The dirt on dirt: Mark Twain’s memo must have got lost in the mail. “Buy land, they’re not making it anymore,” isn’t a mantra Manhattan developers are abiding by. And judging from asking prices for sites versus what apartments are selling for, it’s easy to see why.
Over half the contracts signed in Manhattan’s condo market in Q3 were for pads priced between $1 million and $3 million, according to Halstead . Judging from the new product hitting the market, that trend will continue: The total projected sellout of new condos approved for sale so far in 2016 is $10.92 billion, down 34.4 percent year-over-year from $16.64 billion.
In many senses, this is good for the market. Developers are coming back to earth; unlike in 2014 and the first half of 2015, they’re creating product for a segment of the market that has a deeper and more sustainable buyer pool. In Manhattan, the average sales price on closed deals representing contracts signed 12 to 18 months ago was $2,271 per square foot, according to Halstead. Pricing for recently signed contracts fell to $2,070 per square foot. But where does that leave dirt?
Because there are so few land deals happening, it’s hard to establish an average price for dirt in Manhattan — estimates vary between $600 and $700 a foot. But headline-grabbing deals have a tendency to mess things up for the rest of the market. Let’s look at two of the priciest major land deals of the past two years. In June 2015, Kuafu Properties paid over $1,000 a foot for a 280,000-square-foot site on the Upper East Side. A few months before that, Ziel Feldman’s HFZ Capital Group agreed to pay over $1,100 a foot for a massive site in West Chelsea off the High Line. Feldman is projecting sales prices of up to $4,000 a foot at his project. But that’s a stretch when average prices in the area are closer to the mid-$2,000 a foot range and new development prices are trending downward.
Kuafu has said it’s not even going to bother building this cycle. But very few developers have pockets deep enough to sit on bets that big. They’d rather not pay those prices. And sellers of land either haven’t got the message yet, or they don’t care. Just 48 land deals happened in Manhattan in the first half of 2016, compared with 79 in the same period last year, according to Ariel Property Advisors.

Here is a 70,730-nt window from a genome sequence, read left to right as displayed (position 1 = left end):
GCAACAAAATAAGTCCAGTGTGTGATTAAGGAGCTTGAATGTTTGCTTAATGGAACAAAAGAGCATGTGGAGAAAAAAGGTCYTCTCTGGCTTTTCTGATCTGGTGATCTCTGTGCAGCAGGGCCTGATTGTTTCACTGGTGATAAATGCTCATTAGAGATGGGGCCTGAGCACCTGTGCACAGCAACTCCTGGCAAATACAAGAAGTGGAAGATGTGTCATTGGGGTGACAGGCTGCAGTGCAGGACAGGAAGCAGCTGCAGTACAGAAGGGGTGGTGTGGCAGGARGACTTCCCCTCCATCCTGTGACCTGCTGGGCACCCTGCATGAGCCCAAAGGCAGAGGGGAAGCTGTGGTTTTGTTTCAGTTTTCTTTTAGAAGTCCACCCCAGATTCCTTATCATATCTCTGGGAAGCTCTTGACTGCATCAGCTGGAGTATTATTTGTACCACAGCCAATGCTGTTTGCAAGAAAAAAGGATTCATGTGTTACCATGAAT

“Most landowners don’t have to sell,” Bob Faith, CEO of real estate fund manager Greystar, told TRD in March. “So capitulation typically takes a while.”
It could be a long wait. If developers can’t find condo buyers willing to pay top dollar, construction costs (materials, labor) aren’t falling, and banks are unwilling to finance luxury projects, then why would they buy land? There’s nothing in place to push sellers to act faster either — though Mayor Bill de Blasio vowed to crack down on land speculation by imposing a tax on vacant lots, nothing has come of that initiative yet.
No mezzin’ around: At HFZ’s High Line project, the mezzanine lenders include Vornado, Oxford and SL Green. At JDS and Chetrit’s supertall Brooklyn project, Kushner Companies is on the mezz. For these developers, mezz lending allows for a decent return at a lower risk than an equity investment. It also puts them in pole position to take over the property if the owner can’t make good on payments, as was the case with the Durst Organization at Ian Bruce Eichner’s 1800 Park Avenue. And having developers in the mezz makes banks a lot more chipper too, a top Citigroup exec said at EisnerAmper’s real estate private equity summit last week.